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Madonna Wears Moroccan Attire During Cringe-Worthy Aretha Franklin Tribute at VMAs—Gets Dragged

"Madonna REALLY went out there in her best cultural appropriation outfit to talk about Queen Aretha Franklin?"

UPDATE 08/21/18: Madonna has released a statement explaining her highly-scrutinized speech at the VMAs. Read it below. " I did not intend to do a tribute to her! That would be impossible in 2 minutes with all the noise and tinsel of an award show,"she wrote on Instagram. "I could never do her justice in this context or environment."

Read her full statement below.


Continue for the full story:

The MTV Video Music Awards went down last night at Radio City Music Hall in New York City.

As usual, it was a night of fashion, performances, celebrity appearances, overall bizarre happenings, and of course, candid social media reactions to all of those things.

One moment that had folks typing away, was pop megastar Madonna's "tribute" to the late Queen of Soul, Aretha Franklin. Except it wasn't really a tribute to the Queen of Soul.

During her speech, she told a long-winded story about how the late soul icon had basically made her career what it is today, while wearing traditional Moroccan clothing, including a flowing black caftan and a heap of Berber jewelry, which she most likely picked up during her 60th birthday celebration in Morocco last week. She took to Instagram to document the festivities, even referring to herself as a "Berber Queen," despite not actually being a Berber Queen at all.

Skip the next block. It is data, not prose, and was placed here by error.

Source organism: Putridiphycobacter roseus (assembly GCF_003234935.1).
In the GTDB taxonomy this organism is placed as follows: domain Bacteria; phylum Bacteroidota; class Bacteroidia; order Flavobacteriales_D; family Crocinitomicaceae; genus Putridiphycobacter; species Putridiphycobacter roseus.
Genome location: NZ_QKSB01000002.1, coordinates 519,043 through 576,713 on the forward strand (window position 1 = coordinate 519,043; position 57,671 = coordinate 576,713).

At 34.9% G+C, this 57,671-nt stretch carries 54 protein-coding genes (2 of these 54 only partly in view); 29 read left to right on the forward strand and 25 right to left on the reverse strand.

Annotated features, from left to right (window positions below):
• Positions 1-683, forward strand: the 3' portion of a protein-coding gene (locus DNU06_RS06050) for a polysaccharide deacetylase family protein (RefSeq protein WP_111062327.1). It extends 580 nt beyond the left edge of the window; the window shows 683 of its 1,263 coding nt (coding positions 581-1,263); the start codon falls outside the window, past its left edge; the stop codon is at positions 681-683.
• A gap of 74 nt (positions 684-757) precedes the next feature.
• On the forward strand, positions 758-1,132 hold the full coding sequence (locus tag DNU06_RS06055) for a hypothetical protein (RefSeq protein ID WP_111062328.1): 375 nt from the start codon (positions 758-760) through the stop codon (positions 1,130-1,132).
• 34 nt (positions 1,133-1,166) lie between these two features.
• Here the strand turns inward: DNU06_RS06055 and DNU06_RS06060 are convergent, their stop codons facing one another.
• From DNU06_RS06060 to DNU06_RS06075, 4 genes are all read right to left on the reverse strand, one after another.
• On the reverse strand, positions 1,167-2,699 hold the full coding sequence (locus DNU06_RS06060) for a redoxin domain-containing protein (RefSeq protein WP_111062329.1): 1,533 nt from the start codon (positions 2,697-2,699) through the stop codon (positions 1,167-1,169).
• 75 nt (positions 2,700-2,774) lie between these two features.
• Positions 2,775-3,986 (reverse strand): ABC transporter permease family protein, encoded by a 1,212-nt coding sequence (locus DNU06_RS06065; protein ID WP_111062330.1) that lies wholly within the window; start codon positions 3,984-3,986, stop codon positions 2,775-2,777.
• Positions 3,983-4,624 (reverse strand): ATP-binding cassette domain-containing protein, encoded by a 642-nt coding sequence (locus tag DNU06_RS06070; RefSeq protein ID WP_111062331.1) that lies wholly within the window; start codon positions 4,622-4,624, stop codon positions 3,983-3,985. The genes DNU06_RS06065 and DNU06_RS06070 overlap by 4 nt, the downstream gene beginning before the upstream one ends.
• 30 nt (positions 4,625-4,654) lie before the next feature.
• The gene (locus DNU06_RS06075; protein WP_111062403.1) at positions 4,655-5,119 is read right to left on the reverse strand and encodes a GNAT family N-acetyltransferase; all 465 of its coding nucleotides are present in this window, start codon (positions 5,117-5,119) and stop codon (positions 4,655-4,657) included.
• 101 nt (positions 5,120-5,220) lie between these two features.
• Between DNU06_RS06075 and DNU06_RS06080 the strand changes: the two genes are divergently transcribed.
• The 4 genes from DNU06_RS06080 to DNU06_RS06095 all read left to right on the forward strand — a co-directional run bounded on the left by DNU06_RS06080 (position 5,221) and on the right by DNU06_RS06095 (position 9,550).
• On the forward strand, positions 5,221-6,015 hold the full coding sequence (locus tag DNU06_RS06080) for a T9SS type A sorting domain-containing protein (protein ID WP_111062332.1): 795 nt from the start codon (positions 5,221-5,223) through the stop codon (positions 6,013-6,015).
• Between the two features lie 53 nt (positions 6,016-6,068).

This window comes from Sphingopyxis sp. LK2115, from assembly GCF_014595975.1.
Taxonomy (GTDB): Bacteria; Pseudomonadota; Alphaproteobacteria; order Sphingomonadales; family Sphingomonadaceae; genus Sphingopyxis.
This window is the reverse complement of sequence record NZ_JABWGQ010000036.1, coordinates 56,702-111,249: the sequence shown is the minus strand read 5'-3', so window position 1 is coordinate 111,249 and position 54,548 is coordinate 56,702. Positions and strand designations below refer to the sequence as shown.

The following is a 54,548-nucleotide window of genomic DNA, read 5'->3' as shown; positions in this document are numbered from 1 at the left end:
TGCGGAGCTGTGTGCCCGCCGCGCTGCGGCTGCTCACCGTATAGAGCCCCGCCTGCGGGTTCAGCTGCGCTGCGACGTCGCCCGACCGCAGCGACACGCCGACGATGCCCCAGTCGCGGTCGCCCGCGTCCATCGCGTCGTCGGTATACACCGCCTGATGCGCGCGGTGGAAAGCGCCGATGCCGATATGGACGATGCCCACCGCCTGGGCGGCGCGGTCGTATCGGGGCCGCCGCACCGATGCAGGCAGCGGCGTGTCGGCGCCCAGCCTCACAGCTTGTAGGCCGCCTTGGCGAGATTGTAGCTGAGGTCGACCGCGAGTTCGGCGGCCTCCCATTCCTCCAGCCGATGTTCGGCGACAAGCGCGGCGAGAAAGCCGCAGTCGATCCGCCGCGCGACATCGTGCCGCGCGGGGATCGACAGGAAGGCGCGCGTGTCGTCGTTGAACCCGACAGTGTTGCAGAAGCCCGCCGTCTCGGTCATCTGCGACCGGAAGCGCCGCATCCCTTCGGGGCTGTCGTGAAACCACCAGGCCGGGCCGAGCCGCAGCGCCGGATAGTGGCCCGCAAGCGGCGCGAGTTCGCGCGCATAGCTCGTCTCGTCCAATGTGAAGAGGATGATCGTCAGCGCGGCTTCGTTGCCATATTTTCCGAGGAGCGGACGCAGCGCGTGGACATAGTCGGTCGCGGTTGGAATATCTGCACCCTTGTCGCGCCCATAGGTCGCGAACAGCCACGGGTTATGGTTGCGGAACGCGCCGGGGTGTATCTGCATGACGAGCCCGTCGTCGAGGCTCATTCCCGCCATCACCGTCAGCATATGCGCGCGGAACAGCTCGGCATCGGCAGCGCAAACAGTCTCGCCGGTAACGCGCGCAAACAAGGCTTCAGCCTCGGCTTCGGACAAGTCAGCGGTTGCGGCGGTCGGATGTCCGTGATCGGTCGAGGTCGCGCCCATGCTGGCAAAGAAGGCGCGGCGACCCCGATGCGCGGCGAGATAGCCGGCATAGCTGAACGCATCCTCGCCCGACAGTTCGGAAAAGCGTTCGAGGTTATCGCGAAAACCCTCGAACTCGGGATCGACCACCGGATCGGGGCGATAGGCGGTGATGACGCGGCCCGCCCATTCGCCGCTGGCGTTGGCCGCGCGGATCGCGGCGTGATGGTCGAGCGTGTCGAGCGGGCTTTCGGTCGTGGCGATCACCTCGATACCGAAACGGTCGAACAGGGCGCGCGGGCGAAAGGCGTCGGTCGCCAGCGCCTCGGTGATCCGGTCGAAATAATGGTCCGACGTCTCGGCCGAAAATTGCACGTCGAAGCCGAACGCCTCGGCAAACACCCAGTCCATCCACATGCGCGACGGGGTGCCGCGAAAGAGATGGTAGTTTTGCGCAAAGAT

Her superficial consumption of Moroccan culture, wasn't the only cringe-worthy or even self-centered thing about her appearance either. For many, it seemed like Madonna made a tribute that was supposed to be about Aretha Franklin, all about herself, only really mentioning Franklin towards the very end of the speech.

"So you're probably all wondering why I'm telling you this story," Madonna said. "There's a connection, because none of this would've happened—could've happened—without our lady of soul. She led me to where I am today and I know she influenced so many people in this house tonight, in this room tonight, and I want to thank you, Aretha, for empowering all of us. R-E-S-P-E-C-T. Long live the queen."

Ironically enough, to many, Madonna's display showed a complete lack of R-E-S-P-E-C-T. Twitter was not having it and gave Madonna a proper "dragging" for her antics.

Read below to see some of what folks had to say about it.











Interview
Photo: Benoit Peverelli

Interview: Oumou Sangaré Proves Why She's the Songbird of Wassoulou

We caught up with the Malian singer to talk about her new Acoustic album, longevity as an artist, and growing up in Mali.